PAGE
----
Lieven Annemans

Lieven Annemans is Senior Full Professor at the Vrije Universiteit Brussel and at Ghent University, Belgium, and is specialized in the economics of health and wellbeing. Main topics of interest are the economics of health promotion, health technology assessment applied to pharma and medtech solutions, epidemiological models, financial incentives to stimulate integrated care, and the study of all factors that can improve overall well-being. He provides lectures, trainings and advice regarding health economics, Health Technology Assessment and the economics of Wellbeing. He is Past-President of ISPOR (International Society of PharmacoEconomics and Outcomes Research) and was previously advisor to the Belgian Minister of Health, as well as chairman of the Flemish health council. He received twice the Francqui Chair, a Belgian award for academic excellence. He is author or co-author of > 300 papers in peer-reviewed journals and published four books on health economics, among which “health economics for non-economists” (Pelckmans Pro, 2018).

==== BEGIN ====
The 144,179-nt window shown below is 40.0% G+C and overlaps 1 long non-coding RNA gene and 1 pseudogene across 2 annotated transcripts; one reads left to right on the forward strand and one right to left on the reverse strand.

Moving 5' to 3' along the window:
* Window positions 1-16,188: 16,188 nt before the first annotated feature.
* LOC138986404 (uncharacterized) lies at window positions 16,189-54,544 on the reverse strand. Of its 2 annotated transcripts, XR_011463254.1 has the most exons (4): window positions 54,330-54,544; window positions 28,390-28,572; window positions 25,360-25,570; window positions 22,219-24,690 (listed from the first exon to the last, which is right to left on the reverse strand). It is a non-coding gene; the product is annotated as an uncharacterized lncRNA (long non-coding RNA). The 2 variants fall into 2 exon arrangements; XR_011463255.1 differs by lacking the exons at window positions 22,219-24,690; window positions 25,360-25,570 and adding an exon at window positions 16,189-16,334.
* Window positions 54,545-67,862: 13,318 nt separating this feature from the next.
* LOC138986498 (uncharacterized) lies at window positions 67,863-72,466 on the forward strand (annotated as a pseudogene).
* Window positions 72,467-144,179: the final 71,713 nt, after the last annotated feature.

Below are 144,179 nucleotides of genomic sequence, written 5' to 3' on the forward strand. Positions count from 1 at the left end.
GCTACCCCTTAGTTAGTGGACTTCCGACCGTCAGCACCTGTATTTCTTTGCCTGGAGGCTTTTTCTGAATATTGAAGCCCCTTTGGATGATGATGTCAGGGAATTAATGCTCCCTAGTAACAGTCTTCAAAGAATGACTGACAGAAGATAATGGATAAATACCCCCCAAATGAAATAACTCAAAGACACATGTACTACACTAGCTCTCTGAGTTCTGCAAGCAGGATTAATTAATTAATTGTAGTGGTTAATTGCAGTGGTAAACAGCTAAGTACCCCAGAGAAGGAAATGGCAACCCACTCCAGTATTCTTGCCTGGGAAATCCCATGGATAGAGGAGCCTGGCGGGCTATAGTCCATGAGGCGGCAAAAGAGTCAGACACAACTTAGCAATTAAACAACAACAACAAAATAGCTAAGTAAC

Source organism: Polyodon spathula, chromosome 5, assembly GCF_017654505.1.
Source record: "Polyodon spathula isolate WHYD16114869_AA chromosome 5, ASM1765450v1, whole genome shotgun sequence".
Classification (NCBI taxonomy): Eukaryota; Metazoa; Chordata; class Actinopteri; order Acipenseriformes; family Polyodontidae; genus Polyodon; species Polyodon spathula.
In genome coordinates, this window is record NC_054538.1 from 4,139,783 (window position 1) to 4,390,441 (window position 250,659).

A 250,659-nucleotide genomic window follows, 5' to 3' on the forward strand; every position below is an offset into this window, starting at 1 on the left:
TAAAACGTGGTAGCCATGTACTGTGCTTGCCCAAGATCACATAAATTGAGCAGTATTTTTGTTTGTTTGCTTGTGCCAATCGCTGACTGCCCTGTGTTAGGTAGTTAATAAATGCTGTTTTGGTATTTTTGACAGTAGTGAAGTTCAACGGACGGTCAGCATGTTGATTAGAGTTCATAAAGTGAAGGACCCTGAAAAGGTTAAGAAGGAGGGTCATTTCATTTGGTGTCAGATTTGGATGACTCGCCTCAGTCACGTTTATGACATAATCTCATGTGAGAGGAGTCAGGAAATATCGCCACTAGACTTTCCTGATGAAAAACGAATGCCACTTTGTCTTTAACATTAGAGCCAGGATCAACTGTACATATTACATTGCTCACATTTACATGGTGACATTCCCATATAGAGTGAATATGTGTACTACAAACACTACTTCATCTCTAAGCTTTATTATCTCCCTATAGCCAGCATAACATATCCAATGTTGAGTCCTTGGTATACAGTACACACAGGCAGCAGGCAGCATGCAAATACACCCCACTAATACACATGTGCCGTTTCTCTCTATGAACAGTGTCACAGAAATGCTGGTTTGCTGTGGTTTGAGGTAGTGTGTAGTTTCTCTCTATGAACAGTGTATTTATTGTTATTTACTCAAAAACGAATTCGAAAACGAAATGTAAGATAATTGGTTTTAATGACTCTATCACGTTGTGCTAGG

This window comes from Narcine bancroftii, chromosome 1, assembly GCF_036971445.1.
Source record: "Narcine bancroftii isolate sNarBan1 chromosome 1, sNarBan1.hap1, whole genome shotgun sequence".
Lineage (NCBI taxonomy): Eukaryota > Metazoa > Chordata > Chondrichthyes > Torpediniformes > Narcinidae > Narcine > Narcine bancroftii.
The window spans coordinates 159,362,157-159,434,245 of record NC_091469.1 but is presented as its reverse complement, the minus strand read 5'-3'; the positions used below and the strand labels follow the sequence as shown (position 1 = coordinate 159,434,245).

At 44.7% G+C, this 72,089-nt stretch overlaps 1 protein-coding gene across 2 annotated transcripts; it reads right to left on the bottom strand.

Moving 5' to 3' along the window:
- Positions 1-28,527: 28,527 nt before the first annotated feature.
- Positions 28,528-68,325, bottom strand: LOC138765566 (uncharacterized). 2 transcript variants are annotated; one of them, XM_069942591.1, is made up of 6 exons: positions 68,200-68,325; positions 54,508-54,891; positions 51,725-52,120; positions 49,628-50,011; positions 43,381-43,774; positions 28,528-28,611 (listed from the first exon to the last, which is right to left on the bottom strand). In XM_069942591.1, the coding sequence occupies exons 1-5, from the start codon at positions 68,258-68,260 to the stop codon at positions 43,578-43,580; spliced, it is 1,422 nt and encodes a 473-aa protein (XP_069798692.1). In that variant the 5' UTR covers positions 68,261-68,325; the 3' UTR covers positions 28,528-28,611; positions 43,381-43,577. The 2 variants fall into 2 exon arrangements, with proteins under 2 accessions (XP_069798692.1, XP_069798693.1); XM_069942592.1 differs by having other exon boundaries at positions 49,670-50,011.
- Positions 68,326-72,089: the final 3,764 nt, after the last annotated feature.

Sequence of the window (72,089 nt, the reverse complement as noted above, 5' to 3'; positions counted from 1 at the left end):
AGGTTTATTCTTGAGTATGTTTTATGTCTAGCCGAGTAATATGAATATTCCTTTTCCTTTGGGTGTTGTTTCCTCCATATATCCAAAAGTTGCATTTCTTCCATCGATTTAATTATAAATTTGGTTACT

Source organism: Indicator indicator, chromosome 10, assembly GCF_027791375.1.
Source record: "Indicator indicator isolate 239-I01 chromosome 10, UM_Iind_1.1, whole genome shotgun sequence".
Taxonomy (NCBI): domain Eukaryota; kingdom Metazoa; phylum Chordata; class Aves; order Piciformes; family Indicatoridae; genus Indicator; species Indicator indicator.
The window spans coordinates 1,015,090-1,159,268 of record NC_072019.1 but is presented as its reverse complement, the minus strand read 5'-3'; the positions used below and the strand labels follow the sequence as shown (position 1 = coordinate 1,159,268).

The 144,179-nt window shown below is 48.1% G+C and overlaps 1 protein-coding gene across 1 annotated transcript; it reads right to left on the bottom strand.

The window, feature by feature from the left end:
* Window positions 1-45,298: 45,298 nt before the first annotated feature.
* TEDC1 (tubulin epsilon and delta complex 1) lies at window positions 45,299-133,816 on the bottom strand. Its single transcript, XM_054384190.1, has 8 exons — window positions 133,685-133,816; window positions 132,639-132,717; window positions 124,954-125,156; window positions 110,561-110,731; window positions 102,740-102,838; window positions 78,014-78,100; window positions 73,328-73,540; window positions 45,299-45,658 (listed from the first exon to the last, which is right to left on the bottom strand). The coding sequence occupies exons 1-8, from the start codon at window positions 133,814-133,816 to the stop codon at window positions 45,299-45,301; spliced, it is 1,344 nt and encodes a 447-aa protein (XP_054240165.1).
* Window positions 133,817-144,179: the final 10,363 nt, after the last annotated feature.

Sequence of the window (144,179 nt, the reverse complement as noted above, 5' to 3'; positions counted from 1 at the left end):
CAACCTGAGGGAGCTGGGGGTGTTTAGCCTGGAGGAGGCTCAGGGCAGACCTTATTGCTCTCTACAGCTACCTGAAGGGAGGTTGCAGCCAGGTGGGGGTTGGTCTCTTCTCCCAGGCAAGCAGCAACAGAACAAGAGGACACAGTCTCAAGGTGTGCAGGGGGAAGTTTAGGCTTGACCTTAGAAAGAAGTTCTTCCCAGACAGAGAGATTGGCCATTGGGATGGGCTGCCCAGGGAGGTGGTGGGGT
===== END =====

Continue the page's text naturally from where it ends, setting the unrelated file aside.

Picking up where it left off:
High-value innovations in care delivery play an essential role in solving the challenges facing Europe’s health system. However, ensuring adoption and uptake of new technology solutions is far from simple. Current reimbursement and access models have served Europe well but are now reaching their limit in ensuring timely patient access to truly cutting-edge technologies and services. Therefore, it is time for innovative approaches to better integrate innovation into existing health systems. To that end, a new Value of Innovation and Partnership access model (or VIP for short) is proposed. Innovative models Let’s look at how access works today. The current approach has three main elements: regulatory approval, reimbursement and procurement. The problem is that some really innovative technological advances do not always fit neatly into existing reimbursement pathways. They may have high potential value but require additional investment or structural changes in how care is delivered. My new opinion paper, ‘Access to Medical Technology Innovations: A Proposal for a Value of Innovation and Partnership Model’ , sets out in more detail the shortcomings of the current access model. Any new model needs to find ways to reward high-value medical technology innovations; provide timely access to these innovations; and ensure that health systems are sustainable. The proposed VIP model aims to do this in a spirit of partnership between healthcare providers and innovators. It has two phases: 1) The research & innovation phase: testing and assessing safety, clinical performance and claimed benefit 2a) The health system accessibility phase: special innovation access programmes to address unanswered questions 2b) The routine usage phase: adoption of a new technology, along with reimbursement or a new finance scheme Accelerated Coverage Pathways for Innovation For most technologies, phase 1 and 2b are sufficient as they will fit into existing reimbursement systems. However, phase 2a applies to...